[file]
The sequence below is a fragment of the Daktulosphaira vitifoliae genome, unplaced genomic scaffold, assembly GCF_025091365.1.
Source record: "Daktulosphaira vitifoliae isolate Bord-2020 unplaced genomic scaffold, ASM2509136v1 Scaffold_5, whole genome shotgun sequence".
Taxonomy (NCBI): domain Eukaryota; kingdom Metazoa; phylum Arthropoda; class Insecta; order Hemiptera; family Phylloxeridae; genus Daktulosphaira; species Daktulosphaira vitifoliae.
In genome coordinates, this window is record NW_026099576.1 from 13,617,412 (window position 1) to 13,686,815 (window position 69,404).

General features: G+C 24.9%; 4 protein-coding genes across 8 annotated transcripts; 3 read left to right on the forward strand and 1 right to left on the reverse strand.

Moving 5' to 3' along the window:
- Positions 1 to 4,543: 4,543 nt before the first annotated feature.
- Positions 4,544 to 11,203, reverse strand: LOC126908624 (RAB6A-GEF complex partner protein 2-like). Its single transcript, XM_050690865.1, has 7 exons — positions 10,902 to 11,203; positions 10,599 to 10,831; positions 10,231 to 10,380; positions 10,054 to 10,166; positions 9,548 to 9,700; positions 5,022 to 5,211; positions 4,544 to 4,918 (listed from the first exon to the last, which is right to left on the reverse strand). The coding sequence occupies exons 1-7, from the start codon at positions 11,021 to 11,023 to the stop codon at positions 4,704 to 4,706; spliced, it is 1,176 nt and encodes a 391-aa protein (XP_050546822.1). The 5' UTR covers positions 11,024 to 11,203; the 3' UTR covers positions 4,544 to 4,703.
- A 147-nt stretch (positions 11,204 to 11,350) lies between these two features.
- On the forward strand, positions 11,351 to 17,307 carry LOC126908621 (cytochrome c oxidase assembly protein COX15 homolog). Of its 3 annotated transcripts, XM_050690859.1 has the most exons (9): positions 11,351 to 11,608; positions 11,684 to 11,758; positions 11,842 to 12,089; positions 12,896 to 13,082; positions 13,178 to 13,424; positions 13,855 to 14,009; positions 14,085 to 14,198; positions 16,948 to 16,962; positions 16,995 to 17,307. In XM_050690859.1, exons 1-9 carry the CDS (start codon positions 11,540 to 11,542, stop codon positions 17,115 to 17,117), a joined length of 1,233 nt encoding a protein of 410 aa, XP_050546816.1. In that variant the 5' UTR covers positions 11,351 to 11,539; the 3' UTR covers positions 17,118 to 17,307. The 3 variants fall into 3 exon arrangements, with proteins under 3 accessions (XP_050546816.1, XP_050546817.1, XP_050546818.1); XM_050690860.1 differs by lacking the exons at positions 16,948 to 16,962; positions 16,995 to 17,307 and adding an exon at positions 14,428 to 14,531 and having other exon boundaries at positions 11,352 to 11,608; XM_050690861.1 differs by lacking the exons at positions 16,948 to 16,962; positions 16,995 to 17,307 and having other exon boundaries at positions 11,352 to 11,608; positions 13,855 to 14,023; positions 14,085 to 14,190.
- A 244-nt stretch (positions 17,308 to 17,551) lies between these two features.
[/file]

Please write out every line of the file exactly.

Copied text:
The sequence below is a fragment of the Daktulosphaira vitifoliae genome, unplaced genomic scaffold, assembly GCF_025091365.1.
Source record: "Daktulosphaira vitifoliae isolate Bord-2020 unplaced genomic scaffold, ASM2509136v1 Scaffold_5, whole genome shotgun sequence".
Taxonomy (NCBI): domain Eukaryota; kingdom Metazoa; phylum Arthropoda; class Insecta; order Hemiptera; family Phylloxeridae; genus Daktulosphaira; species Daktulosphaira vitifoliae.
In genome coordinates, this window is record NW_026099576.1 from 13,617,412 (window position 1) to 13,686,815 (window position 69,404).

General features: G+C 24.9%; 4 protein-coding genes across 8 annotated transcripts; 3 read left to right on the forward strand and 1 right to left on the reverse strand.

Moving 5' to 3' along the window:
- Positions 1 to 4,543: 4,543 nt before the first annotated feature.
- Positions 4,544 to 11,203, reverse strand: LOC126908624 (RAB6A-GEF complex partner protein 2-like). Its single transcript, XM_050690865.1, has 7 exons — positions 10,902 to 11,203; positions 10,599 to 10,831; positions 10,231 to 10,380; positions 10,054 to 10,166; positions 9,548 to 9,700; positions 5,022 to 5,211; positions 4,544 to 4,918 (listed from the first exon to the last, which is right to left on the reverse strand). The coding sequence occupies exons 1-7, from the start codon at positions 11,021 to 11,023 to the stop codon at positions 4,704 to 4,706; spliced, it is 1,176 nt and encodes a 391-aa protein (XP_050546822.1). The 5' UTR covers positions 11,024 to 11,203; the 3' UTR covers positions 4,544 to 4,703.
- A 147-nt stretch (positions 11,204 to 11,350) lies between these two features.
- On the forward strand, positions 11,351 to 17,307 carry LOC126908621 (cytochrome c oxidase assembly protein COX15 homolog). Of its 3 annotated transcripts, XM_050690859.1 has the most exons (9): positions 11,351 to 11,608; positions 11,684 to 11,758; positions 11,842 to 12,089; positions 12,896 to 13,082; positions 13,178 to 13,424; positions 13,855 to 14,009; positions 14,085 to 14,198; positions 16,948 to 16,962; positions 16,995 to 17,307. In XM_050690859.1, exons 1-9 carry the CDS (start codon positions 11,540 to 11,542, stop codon positions 17,115 to 17,117), a joined length of 1,233 nt encoding a protein of 410 aa, XP_050546816.1. In that variant the 5' UTR covers positions 11,351 to 11,539; the 3' UTR covers positions 17,118 to 17,307. The 3 variants fall into 3 exon arrangements, with proteins under 3 accessions (XP_050546816.1, XP_050546817.1, XP_050546818.1); XM_050690860.1 differs by lacking the exons at positions 16,948 to 16,962; positions 16,995 to 17,307 and adding an exon at positions 14,428 to 14,531 and having other exon boundaries at positions 11,352 to 11,608; XM_050690861.1 differs by lacking the exons at positions 16,948 to 16,962; positions 16,995 to 17,307 and having other exon boundaries at positions 11,352 to 11,608; positions 13,855 to 14,023; positions 14,085 to 14,190.
- A 244-nt stretch (positions 17,308 to 17,551) lies between these two features.